tho steamboat City of St. Louis for a
view "of the harbor, escorted by the gun
boat Scornlon. revenue cutter Stranirpr.
j and a large fleet. The visitors will then
be escorted to the Southern Pacific depot,
where their train will start for the West.
Unique Programme at El Paso.
EL PASO, Tex., April 2S. Letters from
numerous members of the Legislature
state that they will be in El Paso dur
ing the visit of the Presidential party.
The programme for the reception will be
unique In many respects. The ladles of
the party will breakfast at the
residence of Don Inocente Ochca,
in Juarez, Monday morning. The
breakfast will be given In the
large patio of the old residence and the
menu will consist of rare Mexican dishes.
Some members of President Diaz's Cabi
net are expected here to represent -the
Mexican President, but it is not yet
known who are coming.
WANTED TO SEE PRESIDENT
Crank Is Refused and Arrested on
Suspicion of Insanity.
WASHINGTON, April 23. Harry Fink
elsteln, a well-dressed man about 34
years old, who says his home:Is in Cleve
land, Is locked up at the police station
here on suspicion of being insane. Fink-
(Photo by Hon. Otto Schumann.)
the monument as It will appear when set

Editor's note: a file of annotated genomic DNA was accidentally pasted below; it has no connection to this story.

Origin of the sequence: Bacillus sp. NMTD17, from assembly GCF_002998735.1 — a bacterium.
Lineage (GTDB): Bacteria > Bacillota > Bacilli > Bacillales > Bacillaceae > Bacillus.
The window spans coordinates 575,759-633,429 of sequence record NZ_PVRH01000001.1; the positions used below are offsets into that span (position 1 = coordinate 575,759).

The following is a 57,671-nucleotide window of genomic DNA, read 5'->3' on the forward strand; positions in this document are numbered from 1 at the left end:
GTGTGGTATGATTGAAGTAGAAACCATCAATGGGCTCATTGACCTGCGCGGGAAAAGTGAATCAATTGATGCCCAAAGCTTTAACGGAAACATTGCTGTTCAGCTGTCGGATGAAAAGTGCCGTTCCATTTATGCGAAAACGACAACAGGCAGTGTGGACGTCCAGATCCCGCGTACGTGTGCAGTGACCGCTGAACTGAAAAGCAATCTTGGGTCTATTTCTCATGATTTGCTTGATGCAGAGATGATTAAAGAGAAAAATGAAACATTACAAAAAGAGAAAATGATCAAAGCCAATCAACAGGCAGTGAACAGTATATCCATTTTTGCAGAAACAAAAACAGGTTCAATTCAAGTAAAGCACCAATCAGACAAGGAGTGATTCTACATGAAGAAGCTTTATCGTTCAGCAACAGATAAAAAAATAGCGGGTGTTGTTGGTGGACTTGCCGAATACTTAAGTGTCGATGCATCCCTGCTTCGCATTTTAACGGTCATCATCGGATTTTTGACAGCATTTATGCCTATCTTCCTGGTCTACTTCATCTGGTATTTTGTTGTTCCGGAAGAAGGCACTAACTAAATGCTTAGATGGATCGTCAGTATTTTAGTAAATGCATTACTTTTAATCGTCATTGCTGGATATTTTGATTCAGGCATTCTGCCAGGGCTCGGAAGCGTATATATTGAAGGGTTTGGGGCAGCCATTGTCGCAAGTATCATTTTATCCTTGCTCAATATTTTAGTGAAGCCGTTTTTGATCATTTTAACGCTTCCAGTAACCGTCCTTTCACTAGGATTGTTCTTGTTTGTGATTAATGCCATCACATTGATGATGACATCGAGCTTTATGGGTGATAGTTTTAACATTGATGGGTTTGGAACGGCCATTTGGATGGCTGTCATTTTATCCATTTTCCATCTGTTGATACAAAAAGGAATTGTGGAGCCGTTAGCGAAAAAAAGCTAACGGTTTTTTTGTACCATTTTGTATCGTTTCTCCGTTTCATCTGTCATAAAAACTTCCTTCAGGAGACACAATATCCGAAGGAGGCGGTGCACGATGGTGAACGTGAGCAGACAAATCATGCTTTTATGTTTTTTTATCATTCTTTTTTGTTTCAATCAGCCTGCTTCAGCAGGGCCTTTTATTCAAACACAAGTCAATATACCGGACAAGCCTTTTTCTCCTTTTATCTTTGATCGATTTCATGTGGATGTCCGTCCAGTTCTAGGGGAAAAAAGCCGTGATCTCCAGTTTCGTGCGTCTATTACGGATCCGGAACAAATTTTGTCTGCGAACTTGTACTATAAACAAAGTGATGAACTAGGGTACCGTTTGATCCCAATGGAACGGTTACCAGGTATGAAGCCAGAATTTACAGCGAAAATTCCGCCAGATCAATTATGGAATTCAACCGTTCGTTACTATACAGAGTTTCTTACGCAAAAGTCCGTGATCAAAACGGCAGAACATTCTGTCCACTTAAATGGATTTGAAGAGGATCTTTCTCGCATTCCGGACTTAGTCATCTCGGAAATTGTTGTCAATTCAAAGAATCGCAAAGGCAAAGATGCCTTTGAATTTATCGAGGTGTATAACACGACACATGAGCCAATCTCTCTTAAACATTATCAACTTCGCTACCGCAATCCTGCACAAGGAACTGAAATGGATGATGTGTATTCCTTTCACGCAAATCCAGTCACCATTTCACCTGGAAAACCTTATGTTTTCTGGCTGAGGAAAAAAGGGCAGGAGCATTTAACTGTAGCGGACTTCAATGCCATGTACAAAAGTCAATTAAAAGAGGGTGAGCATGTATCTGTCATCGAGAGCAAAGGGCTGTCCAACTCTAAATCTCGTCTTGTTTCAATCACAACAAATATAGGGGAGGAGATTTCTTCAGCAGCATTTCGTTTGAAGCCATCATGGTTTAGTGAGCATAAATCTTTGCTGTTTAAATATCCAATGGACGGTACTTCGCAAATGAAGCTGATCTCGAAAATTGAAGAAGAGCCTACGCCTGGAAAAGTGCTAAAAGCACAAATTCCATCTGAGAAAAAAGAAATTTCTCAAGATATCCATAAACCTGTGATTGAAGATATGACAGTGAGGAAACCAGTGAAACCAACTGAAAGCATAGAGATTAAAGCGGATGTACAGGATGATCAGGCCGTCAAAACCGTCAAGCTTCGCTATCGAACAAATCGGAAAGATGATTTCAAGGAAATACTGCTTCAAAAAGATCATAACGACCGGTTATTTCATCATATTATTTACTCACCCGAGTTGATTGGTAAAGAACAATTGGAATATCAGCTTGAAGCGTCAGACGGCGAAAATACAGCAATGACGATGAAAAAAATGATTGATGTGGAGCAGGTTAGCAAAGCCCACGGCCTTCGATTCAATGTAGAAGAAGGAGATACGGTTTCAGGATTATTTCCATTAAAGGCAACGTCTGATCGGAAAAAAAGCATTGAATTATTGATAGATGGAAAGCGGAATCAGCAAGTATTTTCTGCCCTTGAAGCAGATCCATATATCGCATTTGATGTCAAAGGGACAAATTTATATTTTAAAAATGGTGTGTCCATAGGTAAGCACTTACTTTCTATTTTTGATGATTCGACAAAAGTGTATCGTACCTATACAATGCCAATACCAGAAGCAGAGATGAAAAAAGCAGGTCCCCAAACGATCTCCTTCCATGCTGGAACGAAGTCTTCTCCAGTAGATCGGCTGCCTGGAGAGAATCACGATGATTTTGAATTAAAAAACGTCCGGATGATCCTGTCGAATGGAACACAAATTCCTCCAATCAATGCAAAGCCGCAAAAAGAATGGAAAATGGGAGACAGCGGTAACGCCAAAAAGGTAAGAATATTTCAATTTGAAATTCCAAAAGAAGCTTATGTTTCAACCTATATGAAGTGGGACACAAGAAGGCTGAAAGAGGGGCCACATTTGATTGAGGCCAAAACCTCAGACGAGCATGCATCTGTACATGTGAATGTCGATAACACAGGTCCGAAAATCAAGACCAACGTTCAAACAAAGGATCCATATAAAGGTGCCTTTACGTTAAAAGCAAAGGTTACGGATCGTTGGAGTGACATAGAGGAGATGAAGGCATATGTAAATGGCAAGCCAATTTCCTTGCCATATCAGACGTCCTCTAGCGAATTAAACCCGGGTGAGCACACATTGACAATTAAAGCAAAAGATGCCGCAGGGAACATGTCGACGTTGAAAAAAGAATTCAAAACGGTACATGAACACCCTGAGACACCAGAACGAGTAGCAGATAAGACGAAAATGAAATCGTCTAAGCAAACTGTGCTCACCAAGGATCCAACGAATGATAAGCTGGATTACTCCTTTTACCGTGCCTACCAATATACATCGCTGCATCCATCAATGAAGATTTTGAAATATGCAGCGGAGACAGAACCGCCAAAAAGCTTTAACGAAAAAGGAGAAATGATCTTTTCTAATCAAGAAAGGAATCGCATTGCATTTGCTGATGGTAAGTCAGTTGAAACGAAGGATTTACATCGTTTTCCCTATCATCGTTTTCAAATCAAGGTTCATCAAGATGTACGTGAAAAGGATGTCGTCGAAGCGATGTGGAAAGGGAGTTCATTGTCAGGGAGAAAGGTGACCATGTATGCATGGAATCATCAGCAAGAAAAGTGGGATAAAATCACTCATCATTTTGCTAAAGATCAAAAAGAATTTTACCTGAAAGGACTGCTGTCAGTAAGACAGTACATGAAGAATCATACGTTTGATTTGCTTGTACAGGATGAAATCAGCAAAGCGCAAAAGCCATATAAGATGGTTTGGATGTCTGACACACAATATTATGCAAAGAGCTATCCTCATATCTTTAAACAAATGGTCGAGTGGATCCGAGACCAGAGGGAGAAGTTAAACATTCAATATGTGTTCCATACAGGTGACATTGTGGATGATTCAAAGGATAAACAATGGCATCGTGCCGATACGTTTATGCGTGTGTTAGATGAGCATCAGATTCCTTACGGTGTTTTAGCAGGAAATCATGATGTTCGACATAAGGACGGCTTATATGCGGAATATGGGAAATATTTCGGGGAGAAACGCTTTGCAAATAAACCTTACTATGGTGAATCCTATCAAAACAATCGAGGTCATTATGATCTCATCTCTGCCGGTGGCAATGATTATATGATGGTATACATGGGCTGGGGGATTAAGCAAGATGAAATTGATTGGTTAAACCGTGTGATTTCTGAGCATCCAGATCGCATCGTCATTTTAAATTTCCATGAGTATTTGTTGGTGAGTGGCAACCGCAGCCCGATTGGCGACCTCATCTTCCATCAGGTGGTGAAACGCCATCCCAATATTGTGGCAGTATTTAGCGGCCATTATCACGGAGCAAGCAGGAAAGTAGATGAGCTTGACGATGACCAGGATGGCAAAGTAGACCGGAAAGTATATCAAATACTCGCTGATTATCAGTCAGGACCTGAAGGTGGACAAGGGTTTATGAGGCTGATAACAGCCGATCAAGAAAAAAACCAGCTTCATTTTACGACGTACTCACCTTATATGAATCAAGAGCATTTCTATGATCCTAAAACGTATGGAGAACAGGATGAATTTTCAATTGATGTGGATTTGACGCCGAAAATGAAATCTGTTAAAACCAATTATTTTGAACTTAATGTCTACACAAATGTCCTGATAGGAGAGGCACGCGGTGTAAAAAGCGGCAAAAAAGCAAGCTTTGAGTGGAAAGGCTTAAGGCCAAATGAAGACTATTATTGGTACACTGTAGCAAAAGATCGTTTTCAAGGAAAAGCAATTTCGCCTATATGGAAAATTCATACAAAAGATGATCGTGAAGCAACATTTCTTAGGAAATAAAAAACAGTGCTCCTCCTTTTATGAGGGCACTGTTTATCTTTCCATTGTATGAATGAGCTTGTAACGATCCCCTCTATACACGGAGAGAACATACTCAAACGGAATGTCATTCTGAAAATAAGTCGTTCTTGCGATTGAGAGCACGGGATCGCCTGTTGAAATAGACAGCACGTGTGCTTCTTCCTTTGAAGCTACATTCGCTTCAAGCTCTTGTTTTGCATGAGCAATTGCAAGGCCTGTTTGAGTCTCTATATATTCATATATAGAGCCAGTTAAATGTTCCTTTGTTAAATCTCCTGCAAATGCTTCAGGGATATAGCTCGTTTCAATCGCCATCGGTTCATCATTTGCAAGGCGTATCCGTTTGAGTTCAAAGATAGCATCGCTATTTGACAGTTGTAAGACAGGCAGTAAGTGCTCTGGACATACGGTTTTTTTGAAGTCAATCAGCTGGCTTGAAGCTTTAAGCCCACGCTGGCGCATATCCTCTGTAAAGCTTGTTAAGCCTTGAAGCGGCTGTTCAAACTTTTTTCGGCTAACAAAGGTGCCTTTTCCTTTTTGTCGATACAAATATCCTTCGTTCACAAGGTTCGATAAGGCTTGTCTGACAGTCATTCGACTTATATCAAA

ot the Rocky Mountains was held, 53
elsteln went to the vicinity of the White
House this morning and said he wanted
to see the President on urgent business
of a private nature. He became rather
excited when refused admission and was
then arrested. He has a number of letters
of recommendation from well-known
sporting men In San Francisco and Den
ver, recommending him under the name
of Harry Stone. This name he assumed,
he says, because of family troubles.
VIEWED FAIR BUILDINGS.
Fully 30,000 People Paused Through
Gates of Buffalo Exposition.
BUFFALO, April 23. Today's attend
ance at the Pan-American Exposition
was very large. Fully 30,000 persons
passed through the gates, about 75 per
cent of them paying for admission. Al
though the exposition Is still far from
complete, every one seemed satisfied with
what there was to see. The managers
of the exposition had been working for
a 'unique distinction that of having all
things In readiness for the opening day,
and had It not been for the storm their
hopes would no doubt have been fulfilled.
As It Is, the "sandpaper" finish the man
agement has strived for cannot be ac
complished by May 1. An event on the
opening day, next Wednesday, will be
the flight of 5000 carrier pigeons, carrying
the news of the opening of the exposi
tion. MRS. NATION RELEASED.
Will Return to .Tall After Fnnernl
of Brother Is Over.
KANSAS CITY, April 23. Mrs. Nation
was In this city seve-'l hours tonight
on her way to Lewisburg. Kan., Jo at
tend' the funeral of h ' brother, Charles
Moore. She was relar" from the Wichi
ta jail today on her ot recognizance,
with the understand": r that she is to
return to the jail as soon as the funeral
ceremony fs over.
HAS NOT RESIGNED.